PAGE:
Arts and Entertainment

The Thrifting Controversy: Four Quick Tips to Thrift Ethically

A look into how the popularity of thrift stores leads to rising prices and how we can achieve a middle ground between sustainable shopping and gentrification.

Reading Time: 3 minutes

In the name of indie clothing and sustainable fashion, teens around the world have flocked to thrift stores and charity shops. With social media influencers showcasing their vintage sweater vests, tennis skirts, and lingerie tops for low prices and environmental activists encouraging secondhand shopping, it’s no wonder why thrifting has become so popular. But long before thrift stores became a teenager’s favorite place to shop, places like Goodwill and The Salvation Army were stigmatized as dirty stores for people who could not afford name brands.

For many middle-class teens, finding a nice pair of vintage jeans may be the highlight of their thrifting experience. For low-income families, finding a presentable piece may make or break their next job interview. With thrift stores growing in popularity, stores have raised their prices to increase profit, and nicer pieces of clothing are becoming scarce. Many people are traveling to low-income neighborhoods to find “better deals.” And with secondhand clothing apps like Depop and Poshmark becoming more widespread, many middle-class teens are buying thrift store pieces in bulk and selling them at high prices for profit. These practices make it more difficult for lower-income families to find decent clothing.

With this in mind, it is important to acknowledge the positive, sustainable impact of thrifting. Most clothing stores in malls and shopping centers, such as H&M or Hollister, are fast fashion brands. To sell their clothing at such cheap prices, these stores often pollute the environment and use cheap labor from third-world countries. On the other hand, sustainable clothing brands that offer reworked clothing made of recycled materials are not perfectly eco-friendly and can be incredibly expensive, so naturally the most sustainable and accessible option would be to buy secondhand clothing.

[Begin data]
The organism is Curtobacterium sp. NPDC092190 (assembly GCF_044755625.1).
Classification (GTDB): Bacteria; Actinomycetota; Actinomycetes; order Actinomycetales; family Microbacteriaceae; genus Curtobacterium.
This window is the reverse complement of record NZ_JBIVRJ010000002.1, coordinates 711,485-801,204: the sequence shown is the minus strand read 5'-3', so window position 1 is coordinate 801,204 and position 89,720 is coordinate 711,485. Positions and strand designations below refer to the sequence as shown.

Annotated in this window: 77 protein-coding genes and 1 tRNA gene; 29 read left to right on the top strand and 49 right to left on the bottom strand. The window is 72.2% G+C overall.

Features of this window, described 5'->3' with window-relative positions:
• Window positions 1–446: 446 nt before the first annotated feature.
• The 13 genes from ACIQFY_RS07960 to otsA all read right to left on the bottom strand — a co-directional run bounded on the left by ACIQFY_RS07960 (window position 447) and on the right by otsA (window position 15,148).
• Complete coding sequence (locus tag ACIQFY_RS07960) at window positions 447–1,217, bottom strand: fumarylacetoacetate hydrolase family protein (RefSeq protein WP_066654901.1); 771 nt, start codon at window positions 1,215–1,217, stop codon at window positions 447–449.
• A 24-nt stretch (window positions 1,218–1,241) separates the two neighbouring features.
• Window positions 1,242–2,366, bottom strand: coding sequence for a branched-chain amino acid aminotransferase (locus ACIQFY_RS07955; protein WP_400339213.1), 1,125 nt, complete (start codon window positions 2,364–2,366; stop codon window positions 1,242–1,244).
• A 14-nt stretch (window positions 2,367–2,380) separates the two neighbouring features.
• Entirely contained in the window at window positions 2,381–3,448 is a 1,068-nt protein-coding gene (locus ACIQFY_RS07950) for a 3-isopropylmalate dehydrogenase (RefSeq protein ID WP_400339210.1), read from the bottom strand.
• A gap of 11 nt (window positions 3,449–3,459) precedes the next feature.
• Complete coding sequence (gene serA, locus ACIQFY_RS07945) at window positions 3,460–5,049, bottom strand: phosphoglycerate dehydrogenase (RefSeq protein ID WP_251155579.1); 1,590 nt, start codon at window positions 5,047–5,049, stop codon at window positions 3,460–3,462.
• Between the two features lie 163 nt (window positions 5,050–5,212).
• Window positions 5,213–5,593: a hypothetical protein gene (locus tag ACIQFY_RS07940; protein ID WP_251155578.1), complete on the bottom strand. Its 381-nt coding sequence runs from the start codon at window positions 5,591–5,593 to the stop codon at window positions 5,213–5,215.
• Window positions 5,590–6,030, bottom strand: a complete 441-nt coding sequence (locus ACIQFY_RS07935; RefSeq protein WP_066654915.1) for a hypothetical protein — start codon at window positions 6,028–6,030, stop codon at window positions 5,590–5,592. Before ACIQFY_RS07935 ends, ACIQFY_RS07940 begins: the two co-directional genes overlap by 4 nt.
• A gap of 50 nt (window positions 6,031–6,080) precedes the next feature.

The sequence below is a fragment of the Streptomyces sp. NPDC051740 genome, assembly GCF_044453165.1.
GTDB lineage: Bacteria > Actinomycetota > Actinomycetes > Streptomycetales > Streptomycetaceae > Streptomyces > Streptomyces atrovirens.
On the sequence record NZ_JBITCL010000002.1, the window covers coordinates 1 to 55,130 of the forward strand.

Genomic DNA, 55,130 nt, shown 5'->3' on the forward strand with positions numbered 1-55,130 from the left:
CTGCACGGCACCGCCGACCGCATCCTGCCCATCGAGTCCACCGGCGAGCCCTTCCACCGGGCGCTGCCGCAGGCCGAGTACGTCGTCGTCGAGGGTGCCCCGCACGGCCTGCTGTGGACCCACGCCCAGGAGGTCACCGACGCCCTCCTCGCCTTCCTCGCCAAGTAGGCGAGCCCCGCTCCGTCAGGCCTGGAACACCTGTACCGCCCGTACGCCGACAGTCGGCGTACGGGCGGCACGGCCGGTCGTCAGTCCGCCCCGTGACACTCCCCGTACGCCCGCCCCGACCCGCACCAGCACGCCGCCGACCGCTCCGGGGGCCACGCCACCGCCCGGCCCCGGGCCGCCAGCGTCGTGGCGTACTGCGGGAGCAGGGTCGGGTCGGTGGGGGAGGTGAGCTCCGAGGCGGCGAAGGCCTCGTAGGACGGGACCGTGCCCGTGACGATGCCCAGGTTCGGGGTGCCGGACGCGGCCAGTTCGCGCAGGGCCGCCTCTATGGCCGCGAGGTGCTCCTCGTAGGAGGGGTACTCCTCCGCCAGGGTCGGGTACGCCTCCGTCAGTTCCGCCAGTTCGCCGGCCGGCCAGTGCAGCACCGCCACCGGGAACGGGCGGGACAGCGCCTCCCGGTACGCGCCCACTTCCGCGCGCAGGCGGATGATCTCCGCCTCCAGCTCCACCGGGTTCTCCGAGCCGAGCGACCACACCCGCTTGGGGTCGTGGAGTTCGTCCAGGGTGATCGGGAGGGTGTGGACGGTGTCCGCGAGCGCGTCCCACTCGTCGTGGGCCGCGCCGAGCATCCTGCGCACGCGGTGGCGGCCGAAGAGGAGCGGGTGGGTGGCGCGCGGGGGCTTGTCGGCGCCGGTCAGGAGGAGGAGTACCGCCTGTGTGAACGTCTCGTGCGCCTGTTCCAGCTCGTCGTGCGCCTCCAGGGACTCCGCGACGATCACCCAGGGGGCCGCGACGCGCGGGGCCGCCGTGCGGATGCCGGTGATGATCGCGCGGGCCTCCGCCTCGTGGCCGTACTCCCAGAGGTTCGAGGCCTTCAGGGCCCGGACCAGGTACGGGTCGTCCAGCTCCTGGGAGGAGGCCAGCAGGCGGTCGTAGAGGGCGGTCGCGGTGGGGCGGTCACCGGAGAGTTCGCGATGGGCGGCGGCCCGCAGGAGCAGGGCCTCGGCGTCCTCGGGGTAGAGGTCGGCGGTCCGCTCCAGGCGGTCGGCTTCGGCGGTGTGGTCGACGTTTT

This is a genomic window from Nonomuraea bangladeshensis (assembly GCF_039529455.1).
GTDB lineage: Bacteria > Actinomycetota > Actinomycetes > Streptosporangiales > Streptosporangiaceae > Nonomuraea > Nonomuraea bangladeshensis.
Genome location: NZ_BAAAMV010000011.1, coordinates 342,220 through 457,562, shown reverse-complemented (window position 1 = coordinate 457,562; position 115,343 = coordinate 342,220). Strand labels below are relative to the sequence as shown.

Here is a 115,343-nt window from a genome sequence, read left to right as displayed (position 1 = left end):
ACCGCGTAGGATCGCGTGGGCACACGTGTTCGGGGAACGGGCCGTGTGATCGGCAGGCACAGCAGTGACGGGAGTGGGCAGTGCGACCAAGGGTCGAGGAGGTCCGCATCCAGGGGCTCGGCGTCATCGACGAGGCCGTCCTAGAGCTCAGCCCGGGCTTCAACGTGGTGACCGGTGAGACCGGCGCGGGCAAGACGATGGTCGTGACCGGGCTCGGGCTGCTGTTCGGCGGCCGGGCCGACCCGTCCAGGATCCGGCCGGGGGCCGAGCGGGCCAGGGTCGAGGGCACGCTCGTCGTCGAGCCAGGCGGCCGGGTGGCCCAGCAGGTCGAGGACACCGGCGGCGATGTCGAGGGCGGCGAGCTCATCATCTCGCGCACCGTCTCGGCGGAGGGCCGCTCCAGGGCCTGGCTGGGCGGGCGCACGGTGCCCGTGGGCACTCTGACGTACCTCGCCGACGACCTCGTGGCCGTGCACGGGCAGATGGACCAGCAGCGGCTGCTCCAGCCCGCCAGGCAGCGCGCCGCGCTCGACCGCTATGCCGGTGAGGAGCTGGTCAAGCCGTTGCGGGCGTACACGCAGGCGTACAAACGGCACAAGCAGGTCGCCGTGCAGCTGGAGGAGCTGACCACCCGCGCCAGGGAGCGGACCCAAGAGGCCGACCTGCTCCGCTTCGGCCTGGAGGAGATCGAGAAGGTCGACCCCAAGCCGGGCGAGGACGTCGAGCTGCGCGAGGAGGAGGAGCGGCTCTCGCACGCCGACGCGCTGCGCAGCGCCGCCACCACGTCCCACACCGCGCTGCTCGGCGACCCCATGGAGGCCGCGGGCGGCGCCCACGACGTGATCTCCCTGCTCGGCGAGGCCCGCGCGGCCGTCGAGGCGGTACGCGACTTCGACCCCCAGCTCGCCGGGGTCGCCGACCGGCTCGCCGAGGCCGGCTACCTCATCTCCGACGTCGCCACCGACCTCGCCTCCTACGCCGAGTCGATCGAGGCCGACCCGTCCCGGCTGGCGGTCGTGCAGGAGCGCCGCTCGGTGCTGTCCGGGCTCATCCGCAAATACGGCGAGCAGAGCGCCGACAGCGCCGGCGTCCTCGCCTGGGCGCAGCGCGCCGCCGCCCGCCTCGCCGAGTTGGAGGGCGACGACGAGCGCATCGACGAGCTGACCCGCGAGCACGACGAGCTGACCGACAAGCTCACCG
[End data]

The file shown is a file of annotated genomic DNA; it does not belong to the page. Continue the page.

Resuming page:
Taking this into account, how can we find a middle ground between the sustainable efforts of thrifting and gentrification? Here are some tips to help:

Choose Pieces You Know You Will Wear

When thrifting, it’s easy to splurge when finding name brands at cheap prices. Instead of concentrating on how the sweater is only $4, think about if you’ll really wear the sweater. You can consider whether the piece complements the colors in your wardrobe and visualize potential outfits. Fast fashion has paved the way for the obsession with new fashion trends. Rather than trying to keep up with the latest styles, try thinking carefully about what you like to wear and what enhances your appearance. This tip will make your thrifting standards more specific but ensures that you will walk out with a few pieces that you absolutely love.

Find Alternative Methods of Obtaining Second Hand Items

Besides thrifting, there are other ways to get a hold of secondhand items. Instead of venturing into low-income neighborhoods for thrift stores, look around in your own community. You can join buying and selling Facebook groups or explore local garage sales. As an even cheaper option, you can organize clothing swaps with friends and family or ask them for any hand-me-downs.

Learn How to Mend Your Own Clothing

Learning how to sew is an incredibly useful skill. Instead of throwing out clothing because it doesn’t fit or shows signs of wear, try altering or mending it. Often, a quick stitch can make your clothes look brand new. Or if you’re tired of the same clothes in your wardrobe, you can get creative and combine old pieces of fabric to create new clothing items.

Donate Back to Thrift Stores/Charity Shops

If you’re cleaning out your closet and find some old shirts that you haven’t worn in a long time, don’t be so quick to throw them in the trash. Consider donating your old clothes to thrift stores. This helps strengthen the secondhand clothing cycle and reduces clothing waste. As the saying goes, “one man’s trash is another man’s treasure.”

At the end of the day, we have to realize that there are tons of perfectly wearable clothing in the world, and sometimes even thrift stores may throw away perfectly fine clothes to make room on their racks. By simply reducing our need to consume more, we can all enjoy second hand clothing in mutually beneficial ways.